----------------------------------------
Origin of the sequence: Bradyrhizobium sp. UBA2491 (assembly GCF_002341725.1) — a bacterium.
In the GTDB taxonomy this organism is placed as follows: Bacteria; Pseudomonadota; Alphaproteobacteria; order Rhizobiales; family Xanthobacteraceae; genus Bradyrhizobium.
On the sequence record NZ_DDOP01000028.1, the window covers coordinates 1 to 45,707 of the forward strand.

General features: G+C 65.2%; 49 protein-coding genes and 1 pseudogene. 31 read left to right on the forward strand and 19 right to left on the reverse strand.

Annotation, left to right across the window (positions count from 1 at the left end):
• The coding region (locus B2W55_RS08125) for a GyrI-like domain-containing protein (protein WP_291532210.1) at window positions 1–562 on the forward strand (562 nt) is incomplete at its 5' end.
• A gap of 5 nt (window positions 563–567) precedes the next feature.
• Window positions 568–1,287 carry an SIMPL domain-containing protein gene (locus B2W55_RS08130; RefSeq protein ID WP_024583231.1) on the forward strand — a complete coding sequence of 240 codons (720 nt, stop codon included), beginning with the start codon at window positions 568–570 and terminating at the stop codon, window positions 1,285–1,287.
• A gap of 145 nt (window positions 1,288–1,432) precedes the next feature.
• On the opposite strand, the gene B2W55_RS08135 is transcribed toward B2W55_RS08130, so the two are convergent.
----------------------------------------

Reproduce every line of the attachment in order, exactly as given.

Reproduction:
Origin of the sequence: Bradyrhizobium sp. UBA2491 (assembly GCF_002341725.1) — a bacterium.
In the GTDB taxonomy this organism is placed as follows: Bacteria; Pseudomonadota; Alphaproteobacteria; order Rhizobiales; family Xanthobacteraceae; genus Bradyrhizobium.
On the sequence record NZ_DDOP01000028.1, the window covers coordinates 1 to 45,707 of the forward strand.

General features: G+C 65.2%; 49 protein-coding genes and 1 pseudogene. 31 read left to right on the forward strand and 19 right to left on the reverse strand.

Annotation, left to right across the window (positions count from 1 at the left end):
• The coding region (locus B2W55_RS08125) for a GyrI-like domain-containing protein (protein WP_291532210.1) at window positions 1–562 on the forward strand (562 nt) is incomplete at its 5' end.
• A gap of 5 nt (window positions 563–567) precedes the next feature.
• Window positions 568–1,287 carry an SIMPL domain-containing protein gene (locus B2W55_RS08130; RefSeq protein ID WP_024583231.1) on the forward strand — a complete coding sequence of 240 codons (720 nt, stop codon included), beginning with the start codon at window positions 568–570 and terminating at the stop codon, window positions 1,285–1,287.
• A gap of 145 nt (window positions 1,288–1,432) precedes the next feature.
• On the opposite strand, the gene B2W55_RS08135 is transcribed toward B2W55_RS08130, so the two are convergent.